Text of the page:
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Ad of the Day: How MTV Is Telling Millennials to Vote in This Craziest of Election Years

June 3, 2016  |  Media Week  |  No Comments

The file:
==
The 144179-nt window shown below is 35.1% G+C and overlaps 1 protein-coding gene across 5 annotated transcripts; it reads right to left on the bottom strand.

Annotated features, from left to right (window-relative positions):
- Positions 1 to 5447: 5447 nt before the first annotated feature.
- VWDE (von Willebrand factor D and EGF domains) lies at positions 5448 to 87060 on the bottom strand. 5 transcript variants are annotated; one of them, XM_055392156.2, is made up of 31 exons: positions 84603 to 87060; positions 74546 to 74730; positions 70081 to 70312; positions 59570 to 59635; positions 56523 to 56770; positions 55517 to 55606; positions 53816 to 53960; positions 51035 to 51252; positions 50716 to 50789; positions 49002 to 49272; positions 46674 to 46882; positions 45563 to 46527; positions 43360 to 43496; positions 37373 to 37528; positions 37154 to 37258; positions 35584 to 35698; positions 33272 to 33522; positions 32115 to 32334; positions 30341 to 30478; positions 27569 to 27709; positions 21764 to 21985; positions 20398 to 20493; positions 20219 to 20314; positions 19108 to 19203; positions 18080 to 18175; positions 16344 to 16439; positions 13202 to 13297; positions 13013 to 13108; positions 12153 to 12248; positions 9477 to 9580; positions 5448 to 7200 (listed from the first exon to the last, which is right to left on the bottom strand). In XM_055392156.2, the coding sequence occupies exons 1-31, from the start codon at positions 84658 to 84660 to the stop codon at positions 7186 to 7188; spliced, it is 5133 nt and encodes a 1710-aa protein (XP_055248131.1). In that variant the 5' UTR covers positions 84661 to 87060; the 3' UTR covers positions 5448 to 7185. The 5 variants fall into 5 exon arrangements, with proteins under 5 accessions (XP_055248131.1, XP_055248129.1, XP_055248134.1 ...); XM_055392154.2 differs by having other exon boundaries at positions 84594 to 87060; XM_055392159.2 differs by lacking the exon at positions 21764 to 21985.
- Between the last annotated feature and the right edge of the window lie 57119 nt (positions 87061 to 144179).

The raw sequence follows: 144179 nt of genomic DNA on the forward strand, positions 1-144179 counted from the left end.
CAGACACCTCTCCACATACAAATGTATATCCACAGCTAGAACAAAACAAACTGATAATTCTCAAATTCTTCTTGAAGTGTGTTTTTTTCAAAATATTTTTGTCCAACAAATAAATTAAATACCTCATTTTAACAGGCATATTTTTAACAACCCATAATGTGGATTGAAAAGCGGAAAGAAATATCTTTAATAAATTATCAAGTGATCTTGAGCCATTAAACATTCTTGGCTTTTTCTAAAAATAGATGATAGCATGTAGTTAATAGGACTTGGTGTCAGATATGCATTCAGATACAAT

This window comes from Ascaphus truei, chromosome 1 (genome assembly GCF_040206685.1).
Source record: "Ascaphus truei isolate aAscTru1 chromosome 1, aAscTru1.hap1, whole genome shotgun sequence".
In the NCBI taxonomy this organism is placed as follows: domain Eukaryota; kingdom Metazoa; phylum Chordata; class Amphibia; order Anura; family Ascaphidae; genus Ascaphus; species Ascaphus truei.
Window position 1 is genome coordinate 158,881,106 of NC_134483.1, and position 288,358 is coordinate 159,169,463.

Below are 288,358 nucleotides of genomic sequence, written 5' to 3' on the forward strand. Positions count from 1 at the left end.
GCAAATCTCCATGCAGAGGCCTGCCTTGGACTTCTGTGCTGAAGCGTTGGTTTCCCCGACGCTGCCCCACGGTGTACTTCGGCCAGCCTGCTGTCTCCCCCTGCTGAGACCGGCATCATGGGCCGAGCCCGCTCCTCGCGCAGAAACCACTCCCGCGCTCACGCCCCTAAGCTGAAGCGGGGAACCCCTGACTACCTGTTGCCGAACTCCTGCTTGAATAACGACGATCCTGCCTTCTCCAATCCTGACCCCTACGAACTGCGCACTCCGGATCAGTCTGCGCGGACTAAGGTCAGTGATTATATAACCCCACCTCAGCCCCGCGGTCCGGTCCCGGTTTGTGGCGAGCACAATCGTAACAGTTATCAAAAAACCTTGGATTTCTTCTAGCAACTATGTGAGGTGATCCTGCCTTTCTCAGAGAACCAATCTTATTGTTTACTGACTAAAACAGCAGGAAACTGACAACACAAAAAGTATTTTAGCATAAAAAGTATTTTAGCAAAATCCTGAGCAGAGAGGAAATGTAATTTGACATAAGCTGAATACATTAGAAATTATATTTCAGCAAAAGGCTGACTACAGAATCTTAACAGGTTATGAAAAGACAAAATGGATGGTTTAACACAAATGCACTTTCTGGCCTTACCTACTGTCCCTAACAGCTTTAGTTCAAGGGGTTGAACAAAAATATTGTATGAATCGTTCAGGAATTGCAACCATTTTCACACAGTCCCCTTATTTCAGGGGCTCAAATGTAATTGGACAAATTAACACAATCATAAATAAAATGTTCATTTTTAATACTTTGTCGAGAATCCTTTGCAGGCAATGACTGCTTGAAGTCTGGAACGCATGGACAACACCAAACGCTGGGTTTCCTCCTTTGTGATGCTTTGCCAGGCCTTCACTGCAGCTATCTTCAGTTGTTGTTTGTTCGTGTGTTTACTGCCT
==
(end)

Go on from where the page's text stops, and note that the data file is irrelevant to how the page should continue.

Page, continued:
MTV has a crazy plan for getting young voters excited about the 2016 election cycle: Talk about the issues. This week, the network is launching "Elect This," a sweeping new campaign to drive millennials to the polls in November, and serve as a sort of energizing antidote to the personality-driven insanity of the current political landscape. An anthem spot features a hodgepodge of images capturing various hot-button topics relevant to its audience, including gun control, student debt, immigration reform, LGBT rights, the economy, health care and the war on drugs. A call-and-answer chant serves as the soundtrack, repeating the campaign's title and crescendoing to the spot's capstone, a brief clip of Leonardo DiCaprio addressing the United Nations on climate change this spring. "You are the last best hope of Earth," he says—a slick bit of editing that repurposes a message meant for international delegates as a rallying cry for the people who will inherit the planet. A second ad launches the campaign's "Infographica" series, which will visualize statistics on similar themes, like the fact that 83 percent of millennials support background checks for gun ownership. Two more spots, meanwhile, debut the campaign's "Robo-Roundtable" feature, which satirizes public conversation around particular subjects, like marijuana legalization, in short clips starring a group of animatronic pundits with computerized voices who quote chatter from Twitter in their debates. And PSA trots out the obligatory parade of celebrity supporters, from Common to Melissa McCarthy to the Gregory Brothers to Alessia Cara to Carmelo Anthony to Sasheer Zamata. Overall, it's an approach meant to energize voters age 18-35, 92 percent of whom MTV's research found agree that the 2016 election "is like a bad reality show," and 74 percent of whom are embarrassed by it, which may in fact be the only reasonable response to the current state of affairs. The network is essentially a fixture in youth politics. The new work builds on its history of advocating for political participation, most notably with the long-running "Choose or Lose" campaign, which MTV launched in 1992 and scrapped in 2011 for its "Power of 12" tagline, meant to amp up a demographic left cynical following the 2008 election. The new tack makes a fair amount of sense, given the circus-like atmosphere of the current presidential field, and MTV's research—87 percent of 18-29 year-olds agreeing that this election cycle is really important to their generation (up from 75 percent in 2012), but 69 percent of 18-34s saying they're already exhausted by it. Whether it's enough to effectively spur enthusiasm, or action, remains to be seen